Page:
In his book, “Project Management Nation,” Jason Charvat looks into Strategic Projects, what they are and how we translate corporate “strategy” into the projects for the organization.
What are Strategic Projects?
Where the project is a component of a broader business sense, it should be assessed as an integral part of the strategic program. All the normal financial assessment rules should be applied. The executive team should pay close attention to those parts of the proposed solution that clearly show the benefits of proceeding with the solution. Managers should ensure that detailed plans for achieving the benefits, and specific responsibility for delivering them, are in place.
IT planning must take account of the intended direction of the business, financial constraints and criteria, and human resource (HR) plans and policies. It must also be flexible enough to cope with any likely response from competitors over the whole project life cycle. Project managers should have a clearly communicated policy for the way to collect, use, and store information in support of the business objectives and the way the systems will enable them to harness the value of this information in the future.
Translating Strategy into Projects
Once the strategy has been determined and has been approved by the company executive team, the responsibility of the project success does not fall only at the feet of the project manager. The chief executive officer (CEO), chief information officer (CIO), directors, functional management, and staff all have specific tangible and intangible roles in the project. In this manner, mutual expectations can be met and benefits realized. For a successful transition from strategy to project, the business must have in place:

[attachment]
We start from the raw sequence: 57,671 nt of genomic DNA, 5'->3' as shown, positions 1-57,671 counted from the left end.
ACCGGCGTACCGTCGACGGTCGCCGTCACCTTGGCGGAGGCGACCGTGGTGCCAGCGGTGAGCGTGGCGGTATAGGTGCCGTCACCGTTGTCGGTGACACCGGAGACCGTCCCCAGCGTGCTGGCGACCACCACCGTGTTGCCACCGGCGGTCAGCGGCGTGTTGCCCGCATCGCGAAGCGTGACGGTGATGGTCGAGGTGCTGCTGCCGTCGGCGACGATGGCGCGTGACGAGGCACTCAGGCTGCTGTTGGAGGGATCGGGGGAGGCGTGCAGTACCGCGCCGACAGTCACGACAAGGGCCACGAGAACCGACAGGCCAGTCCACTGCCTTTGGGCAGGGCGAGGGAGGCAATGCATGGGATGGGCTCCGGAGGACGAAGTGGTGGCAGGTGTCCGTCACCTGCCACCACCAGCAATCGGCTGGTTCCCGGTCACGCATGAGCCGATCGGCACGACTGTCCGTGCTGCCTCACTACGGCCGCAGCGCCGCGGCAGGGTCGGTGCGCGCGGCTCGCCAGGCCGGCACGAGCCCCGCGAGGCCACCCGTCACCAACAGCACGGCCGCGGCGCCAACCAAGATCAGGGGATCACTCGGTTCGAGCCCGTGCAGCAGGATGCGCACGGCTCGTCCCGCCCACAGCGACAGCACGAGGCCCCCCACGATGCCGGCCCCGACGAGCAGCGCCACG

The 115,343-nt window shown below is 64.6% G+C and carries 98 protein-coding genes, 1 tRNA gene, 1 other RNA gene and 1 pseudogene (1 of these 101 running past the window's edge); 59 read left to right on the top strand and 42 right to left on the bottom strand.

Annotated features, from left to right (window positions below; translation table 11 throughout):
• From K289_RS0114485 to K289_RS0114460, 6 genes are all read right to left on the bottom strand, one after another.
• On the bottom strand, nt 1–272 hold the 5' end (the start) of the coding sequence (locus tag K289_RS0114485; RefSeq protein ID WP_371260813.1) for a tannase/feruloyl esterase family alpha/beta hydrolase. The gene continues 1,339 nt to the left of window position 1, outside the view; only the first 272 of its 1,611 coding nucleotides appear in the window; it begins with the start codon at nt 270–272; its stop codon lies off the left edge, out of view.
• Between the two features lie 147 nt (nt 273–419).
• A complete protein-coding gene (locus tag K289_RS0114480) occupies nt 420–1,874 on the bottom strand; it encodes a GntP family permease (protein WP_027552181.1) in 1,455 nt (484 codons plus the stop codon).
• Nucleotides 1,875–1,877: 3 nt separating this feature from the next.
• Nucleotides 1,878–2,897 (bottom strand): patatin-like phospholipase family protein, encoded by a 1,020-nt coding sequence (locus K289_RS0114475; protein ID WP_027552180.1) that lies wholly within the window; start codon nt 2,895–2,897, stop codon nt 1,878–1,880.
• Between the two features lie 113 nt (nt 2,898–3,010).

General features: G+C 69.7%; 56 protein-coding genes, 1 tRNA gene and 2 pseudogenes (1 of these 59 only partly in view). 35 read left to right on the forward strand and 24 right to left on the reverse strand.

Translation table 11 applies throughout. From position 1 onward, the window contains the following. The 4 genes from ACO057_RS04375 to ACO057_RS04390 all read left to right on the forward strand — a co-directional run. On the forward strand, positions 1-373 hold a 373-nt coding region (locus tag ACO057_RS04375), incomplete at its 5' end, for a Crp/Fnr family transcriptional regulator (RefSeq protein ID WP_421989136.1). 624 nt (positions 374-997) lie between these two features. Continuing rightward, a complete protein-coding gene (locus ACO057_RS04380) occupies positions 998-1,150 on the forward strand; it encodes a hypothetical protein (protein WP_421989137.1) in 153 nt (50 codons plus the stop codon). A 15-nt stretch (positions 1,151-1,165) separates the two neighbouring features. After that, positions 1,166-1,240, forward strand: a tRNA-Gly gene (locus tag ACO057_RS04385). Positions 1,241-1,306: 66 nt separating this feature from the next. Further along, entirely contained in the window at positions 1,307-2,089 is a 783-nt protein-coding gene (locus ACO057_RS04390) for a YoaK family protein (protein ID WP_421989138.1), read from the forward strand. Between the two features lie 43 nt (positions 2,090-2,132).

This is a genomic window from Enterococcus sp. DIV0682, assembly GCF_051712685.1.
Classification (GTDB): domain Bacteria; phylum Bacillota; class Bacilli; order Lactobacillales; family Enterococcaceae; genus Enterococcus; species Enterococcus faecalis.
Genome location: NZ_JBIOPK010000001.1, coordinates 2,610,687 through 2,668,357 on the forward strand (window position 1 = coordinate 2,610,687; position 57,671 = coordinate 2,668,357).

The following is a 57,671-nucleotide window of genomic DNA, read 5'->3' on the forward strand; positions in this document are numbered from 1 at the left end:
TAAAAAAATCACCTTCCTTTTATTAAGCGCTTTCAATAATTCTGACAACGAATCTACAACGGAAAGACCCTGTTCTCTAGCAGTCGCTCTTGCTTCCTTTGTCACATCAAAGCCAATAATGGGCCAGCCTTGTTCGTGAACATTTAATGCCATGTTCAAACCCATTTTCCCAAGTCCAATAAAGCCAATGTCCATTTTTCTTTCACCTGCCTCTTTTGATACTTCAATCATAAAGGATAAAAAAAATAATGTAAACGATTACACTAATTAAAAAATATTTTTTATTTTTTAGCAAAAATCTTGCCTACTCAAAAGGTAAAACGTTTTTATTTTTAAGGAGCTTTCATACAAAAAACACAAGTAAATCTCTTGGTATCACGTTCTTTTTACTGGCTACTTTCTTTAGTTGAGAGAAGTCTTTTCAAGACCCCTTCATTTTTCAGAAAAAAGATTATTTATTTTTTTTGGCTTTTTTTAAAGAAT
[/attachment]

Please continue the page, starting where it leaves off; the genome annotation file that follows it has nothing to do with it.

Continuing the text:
- Agreement on what needs changing, and why (this should be clearly supported by the project sponsor)
- A common “language” for analyzing and describing requirements, based on a shared understanding of the business processes across “client,” purchasing, and information systems (IS) departments (don’t assume this is the case)
- Agreed processes that involve the users in the selection and design of systems solutions (consider making a “client,” rather than an IS specialist, the program manager responsible for delivering the business benefits)
- The support of a skilled, experienced technology project manager
Each and every project should have some sort of a mission. The mission identifies the client’s requirements and clearly defines the purpose of the project. A project’s mission must be completed for success of the project. Objectives define the success criteria for the project. The objectives relate directly to the completion of the project’s mission. Completing all of the objectives should accomplish the project’s mission. Measurable objectives provide a method of quantifying the results and establishing quality standards to evaluate the success of the project.